Wednesday, December 31, 2008

Feel, Felt, Found

toaster and pastries pdf pattern by GulfCoastPDF

I know several of you are feeling crazy about making stuff out of felt, and here's what I found....

Sometimes it's easier to get a pattern and follow it than trying to make it up yourself. GulfCoastCottagePDF has the cutest felt food and imaginative toys for children - in pattern form. Having one of these patterns would be like sitting at the feet of a master. You won't even believe how cute this stuff is.

retro robot by GulfCoastPDF

I have a new gadget here on the blog - look in the right column, under "How to Make Stuff." I have linked to other blogs that have tutorials, some widely known and some smaller ones. I have tried to categorize them for you. So if you love to make stuff, like I love to make stuff... I forget how the rest of the song goes (maybe it's "boy, boy, boy, what a blog?")...I think I need my refrigerator magnets now! If you know of a link that should appear in my "How to Make Stuff" thingy, please leave a comment.

Tuesday, December 30, 2008

Refrigerator Poetry - Easy DIY

Sometimes a girl needs a few choice words to arrange in order to release her inner lyricist. I gave two sets of these for Christmas. One was to Randi, who composed the poem shown here. I am hoping she is going to offer something like this in her shop soon. The other was to my niece. I think giving teenagers an emotional, poetic outlet is a good thing.

The how to is easy: stick adjectives, verbs, nouns, pronouns, conjunctions, adverbs, etc. to magnets and cut them out. Let the poetry flow. Now I've got to make a set for myself because I love making poetry this way.

Thanks for sharing Randi!

Tuesday, December 23, 2008

Last Minute DIY Gift - Family Calendar - Free Tutorial

This one will hang in Rory's office, so it's full of his favorite photos of our family taken throughout the year. I fell in love with this size (4.25" x 11") while browsing Etsy for cool calendars. The one I made for my mom has mostly photos of the kids with some pretty floral shots interspersed.

Here is what you need:
  • 7 sheets of letter size 110# card stock

  • 13 digital photos

  • microsoft outlook or another program that has blank calendars

  • printer

  • hole punch

  • 10" piece of ribbon or string

    The calendars on outlook 2000 are geared for the work week, so the weekends are small (Saturday and Sunday smooshed into one box.) Since this one will only be used in his office during the week, that worked out fine. The XP version of Outlook will give you a full 7 day calendar, and the instructions are the same. First, set up outlook as follows:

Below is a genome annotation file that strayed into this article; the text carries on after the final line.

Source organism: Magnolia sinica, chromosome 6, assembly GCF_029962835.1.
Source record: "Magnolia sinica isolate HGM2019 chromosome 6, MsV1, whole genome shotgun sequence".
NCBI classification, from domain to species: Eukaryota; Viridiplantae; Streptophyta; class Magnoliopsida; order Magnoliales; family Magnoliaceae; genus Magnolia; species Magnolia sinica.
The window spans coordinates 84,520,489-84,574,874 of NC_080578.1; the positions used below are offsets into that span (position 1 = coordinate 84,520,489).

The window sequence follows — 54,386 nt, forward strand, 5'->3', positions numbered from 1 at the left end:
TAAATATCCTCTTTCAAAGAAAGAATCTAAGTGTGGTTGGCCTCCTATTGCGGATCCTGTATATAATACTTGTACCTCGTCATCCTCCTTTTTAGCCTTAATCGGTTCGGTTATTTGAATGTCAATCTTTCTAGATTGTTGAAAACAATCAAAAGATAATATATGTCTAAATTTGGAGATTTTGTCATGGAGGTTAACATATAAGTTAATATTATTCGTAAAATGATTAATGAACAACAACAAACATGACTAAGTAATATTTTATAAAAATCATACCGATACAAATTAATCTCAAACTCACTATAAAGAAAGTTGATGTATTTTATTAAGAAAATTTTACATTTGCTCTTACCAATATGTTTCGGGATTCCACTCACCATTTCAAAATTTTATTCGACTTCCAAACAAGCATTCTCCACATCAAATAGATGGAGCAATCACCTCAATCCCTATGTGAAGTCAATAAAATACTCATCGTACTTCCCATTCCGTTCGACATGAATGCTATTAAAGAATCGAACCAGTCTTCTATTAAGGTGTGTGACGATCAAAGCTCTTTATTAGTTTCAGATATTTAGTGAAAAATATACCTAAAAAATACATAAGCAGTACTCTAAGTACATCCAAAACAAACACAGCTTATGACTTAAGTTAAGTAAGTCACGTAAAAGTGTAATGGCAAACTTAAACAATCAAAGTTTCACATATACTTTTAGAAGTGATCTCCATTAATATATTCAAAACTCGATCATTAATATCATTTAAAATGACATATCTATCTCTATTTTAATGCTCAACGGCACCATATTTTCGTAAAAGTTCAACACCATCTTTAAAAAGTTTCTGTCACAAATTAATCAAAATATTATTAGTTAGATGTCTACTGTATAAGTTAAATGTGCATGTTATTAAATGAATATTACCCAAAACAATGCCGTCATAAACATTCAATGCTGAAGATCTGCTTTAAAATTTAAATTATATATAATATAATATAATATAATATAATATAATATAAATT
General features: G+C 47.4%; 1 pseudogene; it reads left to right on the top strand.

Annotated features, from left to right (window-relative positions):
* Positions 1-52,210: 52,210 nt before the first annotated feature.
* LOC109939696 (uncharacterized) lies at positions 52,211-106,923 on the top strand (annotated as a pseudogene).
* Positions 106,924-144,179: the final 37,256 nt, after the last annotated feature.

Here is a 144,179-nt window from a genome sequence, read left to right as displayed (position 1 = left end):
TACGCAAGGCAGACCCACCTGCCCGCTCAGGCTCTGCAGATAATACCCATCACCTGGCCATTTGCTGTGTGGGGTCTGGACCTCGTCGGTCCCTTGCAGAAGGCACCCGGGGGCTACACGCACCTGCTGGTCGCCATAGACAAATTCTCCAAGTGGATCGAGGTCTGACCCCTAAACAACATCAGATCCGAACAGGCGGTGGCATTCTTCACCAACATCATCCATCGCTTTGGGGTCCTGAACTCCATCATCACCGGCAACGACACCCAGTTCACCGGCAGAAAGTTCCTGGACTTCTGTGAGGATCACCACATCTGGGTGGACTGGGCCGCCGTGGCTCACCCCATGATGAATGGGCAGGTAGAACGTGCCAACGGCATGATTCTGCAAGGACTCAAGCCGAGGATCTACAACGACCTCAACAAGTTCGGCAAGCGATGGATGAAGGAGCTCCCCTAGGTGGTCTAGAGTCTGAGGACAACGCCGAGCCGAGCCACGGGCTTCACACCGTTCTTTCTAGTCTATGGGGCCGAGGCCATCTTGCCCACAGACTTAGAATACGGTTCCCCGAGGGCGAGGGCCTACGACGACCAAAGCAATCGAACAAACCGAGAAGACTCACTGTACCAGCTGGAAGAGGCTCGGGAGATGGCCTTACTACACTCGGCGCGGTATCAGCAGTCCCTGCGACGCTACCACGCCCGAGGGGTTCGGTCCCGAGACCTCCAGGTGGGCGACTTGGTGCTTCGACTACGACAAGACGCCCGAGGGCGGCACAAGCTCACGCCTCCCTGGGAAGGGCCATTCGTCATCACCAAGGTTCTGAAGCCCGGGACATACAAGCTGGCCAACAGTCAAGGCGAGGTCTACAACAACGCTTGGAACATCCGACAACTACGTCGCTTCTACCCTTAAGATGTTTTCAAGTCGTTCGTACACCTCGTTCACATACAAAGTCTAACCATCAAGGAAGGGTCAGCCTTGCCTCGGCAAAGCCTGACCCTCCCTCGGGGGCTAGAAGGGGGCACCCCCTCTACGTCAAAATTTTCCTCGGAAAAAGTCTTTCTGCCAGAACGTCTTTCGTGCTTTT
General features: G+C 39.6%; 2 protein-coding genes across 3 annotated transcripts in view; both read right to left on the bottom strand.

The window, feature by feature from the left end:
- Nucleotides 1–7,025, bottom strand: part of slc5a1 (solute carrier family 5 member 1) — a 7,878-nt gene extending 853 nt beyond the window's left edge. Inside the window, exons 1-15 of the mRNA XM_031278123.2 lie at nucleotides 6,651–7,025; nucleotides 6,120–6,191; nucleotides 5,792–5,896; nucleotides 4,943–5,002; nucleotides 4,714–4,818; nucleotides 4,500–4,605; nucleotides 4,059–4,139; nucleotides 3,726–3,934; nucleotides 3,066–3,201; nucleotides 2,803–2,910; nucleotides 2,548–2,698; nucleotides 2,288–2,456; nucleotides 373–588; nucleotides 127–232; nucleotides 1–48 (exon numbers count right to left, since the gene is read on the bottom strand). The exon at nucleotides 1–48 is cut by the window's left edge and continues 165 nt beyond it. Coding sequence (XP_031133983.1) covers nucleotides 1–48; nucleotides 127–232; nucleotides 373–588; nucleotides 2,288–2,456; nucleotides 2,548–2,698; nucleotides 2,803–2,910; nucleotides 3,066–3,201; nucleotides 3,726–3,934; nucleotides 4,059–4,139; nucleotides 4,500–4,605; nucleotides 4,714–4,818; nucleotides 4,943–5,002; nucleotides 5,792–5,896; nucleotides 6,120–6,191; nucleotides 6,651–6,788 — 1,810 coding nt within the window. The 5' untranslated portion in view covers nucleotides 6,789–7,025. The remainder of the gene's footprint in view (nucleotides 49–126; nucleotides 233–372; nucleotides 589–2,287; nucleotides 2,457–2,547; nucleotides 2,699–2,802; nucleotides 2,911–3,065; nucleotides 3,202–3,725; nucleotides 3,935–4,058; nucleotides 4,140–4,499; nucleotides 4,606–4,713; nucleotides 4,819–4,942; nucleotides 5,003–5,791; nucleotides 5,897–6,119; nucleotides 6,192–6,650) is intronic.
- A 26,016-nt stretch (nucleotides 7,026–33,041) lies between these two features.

Format Tab>Options>Layout=1page/month and check the "print exactly one month per page" box Fonts=24pt headings and Shading Box is checked

Paper Tab>Type=Custom; Dimensions=4.25"wide and 11"tall; Margins=Top:5", Bottom:.25", Left:.25",Right:.25"; Page size= custom 4.25" x 11"; Orientation=Portrait

Then, Set up your printer for normal, portrait, 8.5 x 11" paper

The way to navigate from month to month on outlook 2000 is View>Go to>Go to Date>click on the arrow next to the highlighted date, the monthly calendar will pop up and click on the 1st of the next month, then click ok.

Navigation on Outlook 2007 is Go>Go to Date> and the same as above from there.

Print one monthly calendar on each side (front and back) of the paper, offset from one another, so you can cut them apart later, after you have added the photos.

After printing all of the months, you can use WORD to print your photos. Set your page margins in WORD as follows: Top=.5" Left=.25" Right=4.5" and Bottom=6.25", then use "insert" to insert your photo onto the page and print onto the appropriate month.

Finish by cutting the pages in half, punching holes at the top center of each, running ribbon or string through the holes, and tying a knot.

Jan DiCintio, over at ScoutieGirl, made her own calendars too. Hers are covered with her sketches for fabric designs, printed professionally in black on white, and would be so much fun to color!

And if you don't need it personalized, but you want a professional looking calendar that you can print yourself and give, check out this shop I just found on Etsy - BlueTricycle - some great choices there.

The Shoe Philospher, Part 3 of 5

conductor's cap by StebbyLee Studio

Although I appreciated the sorority girl’s put together look, I was always more relaxed in the company of men, and thus, never cultivated the desire to accessorize. My own shoe closet closely resembled a man’s. It consisted of hiking boots, running shoes, cross trainers, bicycling shoes, and 2 pairs of leather pumps (one black and one brown.) I could not tell you the brand name or designer of the dress shoes. Those details were of no consequence to me. For years, my favorite accessory was a baseball cap.

baseball brains magnet by LabelStone

With only a glancing awareness of accessories and their meaning and power in the feminine mind, I always puzzled over my lack of influence with other women. Couldn’t they see the freedom I had in going to my closet and choosing the black or the brown? Women should have been knocking down my door to find out how I maintained such a high self-image on such a low shoe budget!

digital collage by cemerony

Part 4 - the epiphany - next week.

Monday, December 22, 2008

2008 The Year of the Apron

If you sew, you know what I am talking about - the year of the apron. Flickr is a great place to check out if you want to be inspired by aprons or anything else you have a mind to search.

All of the kids in our family are future business owners. Hailey, who is 10, has her heart and mind set on being a pastry chef. It is wonderful to see how confident she is as she moves and works around the kitchen. This is my Christmas gift to her and I can post it here because she isn't a blog reader, yet. She got a blue parakeet for her birthday, so that is why he's on the pocket. It's a very simple apron design, featuring Amy Butler fabrics, that will look really cute on her.